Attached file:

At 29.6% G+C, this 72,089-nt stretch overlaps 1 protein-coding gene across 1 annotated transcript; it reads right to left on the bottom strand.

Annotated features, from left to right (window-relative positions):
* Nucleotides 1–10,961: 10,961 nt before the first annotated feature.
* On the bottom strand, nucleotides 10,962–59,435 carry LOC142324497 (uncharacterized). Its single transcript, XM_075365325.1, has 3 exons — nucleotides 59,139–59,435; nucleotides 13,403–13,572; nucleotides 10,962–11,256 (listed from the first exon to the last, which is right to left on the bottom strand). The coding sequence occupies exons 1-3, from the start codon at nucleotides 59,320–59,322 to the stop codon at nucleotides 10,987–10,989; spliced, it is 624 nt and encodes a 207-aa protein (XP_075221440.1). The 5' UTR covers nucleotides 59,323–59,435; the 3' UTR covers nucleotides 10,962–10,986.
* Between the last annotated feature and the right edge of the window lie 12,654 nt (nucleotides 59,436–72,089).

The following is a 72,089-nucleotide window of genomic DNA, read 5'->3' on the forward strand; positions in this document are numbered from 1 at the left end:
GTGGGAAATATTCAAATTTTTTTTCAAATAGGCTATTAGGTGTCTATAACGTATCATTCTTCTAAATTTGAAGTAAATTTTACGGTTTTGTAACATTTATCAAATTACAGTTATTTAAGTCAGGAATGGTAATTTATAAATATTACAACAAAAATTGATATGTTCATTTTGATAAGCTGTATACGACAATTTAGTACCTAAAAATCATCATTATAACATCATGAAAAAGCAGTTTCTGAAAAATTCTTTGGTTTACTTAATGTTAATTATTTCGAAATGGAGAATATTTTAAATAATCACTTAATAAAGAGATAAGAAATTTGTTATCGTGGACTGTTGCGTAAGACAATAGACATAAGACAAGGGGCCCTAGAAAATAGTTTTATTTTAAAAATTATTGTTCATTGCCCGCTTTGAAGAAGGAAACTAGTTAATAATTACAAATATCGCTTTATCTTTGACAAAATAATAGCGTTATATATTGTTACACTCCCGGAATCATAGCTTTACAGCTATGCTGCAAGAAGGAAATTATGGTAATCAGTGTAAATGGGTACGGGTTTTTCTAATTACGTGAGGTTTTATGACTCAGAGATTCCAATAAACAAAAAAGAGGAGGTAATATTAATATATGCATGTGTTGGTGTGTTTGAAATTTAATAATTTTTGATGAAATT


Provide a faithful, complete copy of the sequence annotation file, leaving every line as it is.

At 29.6% G+C, this 72,089-nt stretch overlaps 1 protein-coding gene across 1 annotated transcript; it reads right to left on the bottom strand.

Annotated features, from left to right (window-relative positions):
* Nucleotides 1–10,961: 10,961 nt before the first annotated feature.
* On the bottom strand, nucleotides 10,962–59,435 carry LOC142324497 (uncharacterized). Its single transcript, XM_075365325.1, has 3 exons — nucleotides 59,139–59,435; nucleotides 13,403–13,572; nucleotides 10,962–11,256 (listed from the first exon to the last, which is right to left on the bottom strand). The coding sequence occupies exons 1-3, from the start codon at nucleotides 59,320–59,322 to the stop codon at nucleotides 10,987–10,989; spliced, it is 624 nt and encodes a 207-aa protein (XP_075221440.1). The 5' UTR covers nucleotides 59,323–59,435; the 3' UTR covers nucleotides 10,962–10,986.
* Between the last annotated feature and the right edge of the window lie 12,654 nt (nucleotides 59,436–72,089).

The following is a 72,089-nucleotide window of genomic DNA, read 5'->3' on the forward strand; positions in this document are numbered from 1 at the left end:
GTGGGAAATATTCAAATTTTTTTTCAAATAGGCTATTAGGTGTCTATAACGTATCATTCTTCTAAATTTGAAGTAAATTTTACGGTTTTGTAACATTTATCAAATTACAGTTATTTAAGTCAGGAATGGTAATTTATAAATATTACAACAAAAATTGATATGTTCATTTTGATAAGCTGTATACGACAATTTAGTACCTAAAAATCATCATTATAACATCATGAAAAAGCAGTTTCTGAAAAATTCTTTGGTTTACTTAATGTTAATTATTTCGAAATGGAGAATATTTTAAATAATCACTTAATAAAGAGATAAGAAATTTGTTATCGTGGACTGTTGCGTAAGACAATAGACATAAGACAAGGGGCCCTAGAAAATAGTTTTATTTTAAAAATTATTGTTCATTGCCCGCTTTGAAGAAGGAAACTAGTTAATAATTACAAATATCGCTTTATCTTTGACAAAATAATAGCGTTATATATTGTTACACTCCCGGAATCATAGCTTTACAGCTATGCTGCAAGAAGGAAATTATGGTAATCAGTGTAAATGGGTACGGGTTTTTCTAATTACGTGAGGTTTTATGACTCAGAGATTCCAATAAACAAAAAAGAGGAGGTAATATTAATATATGCATGTGTTGGTGTGTTTGAAATTTAATAATTTTTGATGAAATT